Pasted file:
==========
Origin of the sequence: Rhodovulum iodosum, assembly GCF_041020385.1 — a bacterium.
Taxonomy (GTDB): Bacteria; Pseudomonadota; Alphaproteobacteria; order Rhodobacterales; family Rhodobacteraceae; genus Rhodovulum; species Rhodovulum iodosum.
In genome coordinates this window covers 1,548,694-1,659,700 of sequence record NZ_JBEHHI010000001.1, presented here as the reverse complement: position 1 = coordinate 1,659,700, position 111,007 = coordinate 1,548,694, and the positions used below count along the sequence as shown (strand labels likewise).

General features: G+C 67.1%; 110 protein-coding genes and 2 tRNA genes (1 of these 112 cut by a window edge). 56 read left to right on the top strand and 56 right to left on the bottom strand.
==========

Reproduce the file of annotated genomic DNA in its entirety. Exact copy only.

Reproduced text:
Origin of the sequence: Rhodovulum iodosum, assembly GCF_041020385.1 — a bacterium.
Taxonomy (GTDB): Bacteria; Pseudomonadota; Alphaproteobacteria; order Rhodobacterales; family Rhodobacteraceae; genus Rhodovulum; species Rhodovulum iodosum.
In genome coordinates this window covers 1,548,694-1,659,700 of sequence record NZ_JBEHHI010000001.1, presented here as the reverse complement: position 1 = coordinate 1,659,700, position 111,007 = coordinate 1,548,694, and the positions used below count along the sequence as shown (strand labels likewise).

General features: G+C 67.1%; 110 protein-coding genes and 2 tRNA genes (1 of these 112 cut by a window edge). 56 read left to right on the top strand and 56 right to left on the bottom strand.